Are We Overlooking Something?Dan Doyle
We know a great deal about the efforts by those who fought on land, on sea, and in the air in both the European and the Pacific theaters during WWII. We know of their heroism and the terrible battles they fought from Normandy to Anzio, from the Philippines to Iwo Jima, and we honor them with rightful pride. But there was another part of the war effort that is generally unknown and unrecognized. This film is about just one aspect of the war effort, that is, the efforts here on the home front. It is about the huge assembly plant at Willow Run in Michigan that built the B-24 bombers.
At the height of their production efforts, they were rolling new B-24’s off the assembly line every 50 minutes.
It is one thing to put together the few hundred parts of an automobile on an assembly line, but these huge bombers had millions of parts and the coordination of production was as complex as it could be. But the genius of Henry Ford’s engineering, and the manifold skills of those assembly plant workers, along with their patriotic dedication to be a part of the war effort against Nazi Germany and Imperial Japan, brought it all together. Neither Hitler, nor the Japanese imperial forces realized what they had awakened in the American people. They would come to know it to their destruction in a very short period of time.
Willow Run not only built the planes, they also had test pilots in great numbers to fly them and test them out as they came off of the assembly line. As the war went on, the Willow Run engineers would modify and improve the B-24 constantly. These bombers would eventually fly thousands of missions over Europe and all over the Pacific throughout the war.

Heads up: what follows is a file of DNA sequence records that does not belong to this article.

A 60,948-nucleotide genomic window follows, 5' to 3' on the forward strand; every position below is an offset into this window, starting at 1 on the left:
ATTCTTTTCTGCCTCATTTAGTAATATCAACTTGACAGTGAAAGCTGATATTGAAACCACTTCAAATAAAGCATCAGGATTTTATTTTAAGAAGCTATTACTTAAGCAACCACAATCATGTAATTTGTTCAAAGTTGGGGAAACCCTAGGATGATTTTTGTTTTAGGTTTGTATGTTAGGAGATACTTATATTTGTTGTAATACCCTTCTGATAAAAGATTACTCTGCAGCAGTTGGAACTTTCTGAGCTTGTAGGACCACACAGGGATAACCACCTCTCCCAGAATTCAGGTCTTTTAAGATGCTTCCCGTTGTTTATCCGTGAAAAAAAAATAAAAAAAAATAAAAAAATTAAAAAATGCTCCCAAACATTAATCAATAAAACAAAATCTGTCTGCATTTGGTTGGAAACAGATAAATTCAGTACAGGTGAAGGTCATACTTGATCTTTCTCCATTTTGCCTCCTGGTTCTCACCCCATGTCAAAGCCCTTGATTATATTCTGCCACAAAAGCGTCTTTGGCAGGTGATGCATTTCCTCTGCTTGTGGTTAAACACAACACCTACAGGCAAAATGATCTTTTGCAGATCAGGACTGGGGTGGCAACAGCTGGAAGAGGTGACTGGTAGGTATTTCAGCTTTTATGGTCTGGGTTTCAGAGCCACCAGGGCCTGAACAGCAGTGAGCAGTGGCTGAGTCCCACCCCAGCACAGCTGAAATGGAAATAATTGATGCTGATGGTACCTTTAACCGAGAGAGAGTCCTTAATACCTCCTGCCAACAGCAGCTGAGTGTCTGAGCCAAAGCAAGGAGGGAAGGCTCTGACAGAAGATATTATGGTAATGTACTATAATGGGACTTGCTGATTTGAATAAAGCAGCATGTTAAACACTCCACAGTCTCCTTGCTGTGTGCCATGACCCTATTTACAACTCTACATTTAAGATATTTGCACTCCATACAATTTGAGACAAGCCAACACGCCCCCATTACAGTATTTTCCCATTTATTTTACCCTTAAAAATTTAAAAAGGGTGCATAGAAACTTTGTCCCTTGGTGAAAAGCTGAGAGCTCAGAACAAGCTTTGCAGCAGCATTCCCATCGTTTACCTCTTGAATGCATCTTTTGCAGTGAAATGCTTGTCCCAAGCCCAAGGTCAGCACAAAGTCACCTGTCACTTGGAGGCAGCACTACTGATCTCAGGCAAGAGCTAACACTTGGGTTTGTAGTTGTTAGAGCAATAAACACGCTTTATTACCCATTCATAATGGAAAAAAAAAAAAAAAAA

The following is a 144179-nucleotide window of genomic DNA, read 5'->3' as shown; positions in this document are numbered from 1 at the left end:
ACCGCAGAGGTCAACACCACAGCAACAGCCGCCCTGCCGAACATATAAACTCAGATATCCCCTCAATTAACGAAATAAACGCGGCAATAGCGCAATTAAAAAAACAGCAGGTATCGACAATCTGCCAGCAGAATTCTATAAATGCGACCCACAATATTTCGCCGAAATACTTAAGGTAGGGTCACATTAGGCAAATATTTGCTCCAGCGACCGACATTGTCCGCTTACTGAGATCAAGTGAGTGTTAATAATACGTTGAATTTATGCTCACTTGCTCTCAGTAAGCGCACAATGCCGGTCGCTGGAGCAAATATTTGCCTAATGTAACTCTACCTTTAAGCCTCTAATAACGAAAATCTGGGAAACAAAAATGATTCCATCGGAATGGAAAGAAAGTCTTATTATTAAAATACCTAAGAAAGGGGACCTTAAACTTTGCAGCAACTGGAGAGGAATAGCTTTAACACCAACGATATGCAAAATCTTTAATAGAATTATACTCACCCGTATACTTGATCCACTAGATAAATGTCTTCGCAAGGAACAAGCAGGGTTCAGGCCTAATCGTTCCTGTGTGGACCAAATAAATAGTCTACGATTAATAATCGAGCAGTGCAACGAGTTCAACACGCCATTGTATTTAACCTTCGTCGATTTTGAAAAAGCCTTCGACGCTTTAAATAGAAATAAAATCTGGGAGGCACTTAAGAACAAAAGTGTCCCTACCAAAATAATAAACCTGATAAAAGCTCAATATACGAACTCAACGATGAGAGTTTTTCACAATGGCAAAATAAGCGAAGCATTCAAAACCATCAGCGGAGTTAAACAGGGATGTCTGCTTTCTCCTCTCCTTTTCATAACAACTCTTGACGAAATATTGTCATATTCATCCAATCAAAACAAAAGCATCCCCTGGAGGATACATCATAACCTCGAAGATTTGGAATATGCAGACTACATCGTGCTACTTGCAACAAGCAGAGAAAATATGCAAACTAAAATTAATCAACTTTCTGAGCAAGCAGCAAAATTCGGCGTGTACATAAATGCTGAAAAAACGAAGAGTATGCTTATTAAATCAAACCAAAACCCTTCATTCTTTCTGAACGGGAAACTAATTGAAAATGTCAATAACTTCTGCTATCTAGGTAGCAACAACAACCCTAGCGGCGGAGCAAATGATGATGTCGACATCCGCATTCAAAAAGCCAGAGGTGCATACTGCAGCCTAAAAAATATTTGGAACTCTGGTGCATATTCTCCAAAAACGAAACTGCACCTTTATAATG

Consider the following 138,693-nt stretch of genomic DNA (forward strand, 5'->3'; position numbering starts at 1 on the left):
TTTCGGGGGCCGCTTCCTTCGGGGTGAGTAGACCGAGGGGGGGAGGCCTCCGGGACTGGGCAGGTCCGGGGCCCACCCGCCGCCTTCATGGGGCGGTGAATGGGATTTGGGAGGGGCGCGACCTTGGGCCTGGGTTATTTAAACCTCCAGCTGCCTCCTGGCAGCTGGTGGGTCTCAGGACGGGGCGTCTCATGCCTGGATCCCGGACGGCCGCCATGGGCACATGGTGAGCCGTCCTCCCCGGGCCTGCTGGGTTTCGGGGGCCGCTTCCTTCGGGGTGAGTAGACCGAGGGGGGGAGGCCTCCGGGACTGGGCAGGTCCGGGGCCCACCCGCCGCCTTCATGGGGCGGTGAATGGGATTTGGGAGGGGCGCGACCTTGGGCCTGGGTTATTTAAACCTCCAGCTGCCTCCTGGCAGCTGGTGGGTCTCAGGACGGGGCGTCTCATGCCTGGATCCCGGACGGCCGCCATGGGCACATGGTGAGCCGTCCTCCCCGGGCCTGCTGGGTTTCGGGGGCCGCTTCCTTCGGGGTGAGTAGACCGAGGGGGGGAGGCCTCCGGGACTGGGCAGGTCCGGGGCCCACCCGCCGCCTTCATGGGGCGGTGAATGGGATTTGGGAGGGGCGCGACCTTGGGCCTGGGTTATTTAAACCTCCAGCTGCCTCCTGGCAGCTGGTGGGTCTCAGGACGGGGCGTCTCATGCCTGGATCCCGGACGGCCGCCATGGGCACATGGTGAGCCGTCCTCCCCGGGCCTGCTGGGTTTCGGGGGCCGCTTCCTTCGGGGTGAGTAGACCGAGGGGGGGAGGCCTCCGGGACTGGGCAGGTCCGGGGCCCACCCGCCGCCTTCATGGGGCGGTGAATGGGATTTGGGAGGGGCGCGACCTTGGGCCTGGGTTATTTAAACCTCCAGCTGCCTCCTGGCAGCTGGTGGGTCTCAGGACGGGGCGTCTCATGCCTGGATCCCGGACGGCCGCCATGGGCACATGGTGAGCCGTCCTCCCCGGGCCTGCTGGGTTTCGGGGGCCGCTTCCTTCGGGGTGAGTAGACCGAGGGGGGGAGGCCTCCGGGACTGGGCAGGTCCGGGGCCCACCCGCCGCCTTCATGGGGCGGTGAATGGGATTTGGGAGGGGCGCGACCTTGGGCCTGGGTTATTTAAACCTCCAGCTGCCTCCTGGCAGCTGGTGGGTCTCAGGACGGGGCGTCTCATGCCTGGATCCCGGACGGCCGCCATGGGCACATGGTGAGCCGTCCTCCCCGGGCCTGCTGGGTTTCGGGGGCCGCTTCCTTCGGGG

The actor, Jimmy Stewart, would pilot one on several combat missions over European targets. Louis Zamperini, the man about whom the book, Unbroken is written, was a bombardier on B-24’s in the Pacific. It was on a search mission that his B-24 went down off of Hawaii, which began his long ordeal as one of three survivors, floating for over two months on a raft until they were eventually captured by the Japanese.
The B-24 was one of the most effective bombers in WWII. The number of them that were produced is staggering and proves that the war was also won by the immense production capacity and the dedication of the American work force, many of whom were women.
These are the women who would become collectively known as “Rosie the Riveter.”
Yes, we honor those who fought on the bloody and terrible fields of battle, but we also honor those whose genius, sweat, sacrifice and dedication on the home front, gave those on the battlefields across the world the tools they needed to win their final victories. They are as much a part of the Greatest Generation as those who fought and bled.
Let us praise them, before they are all gone too.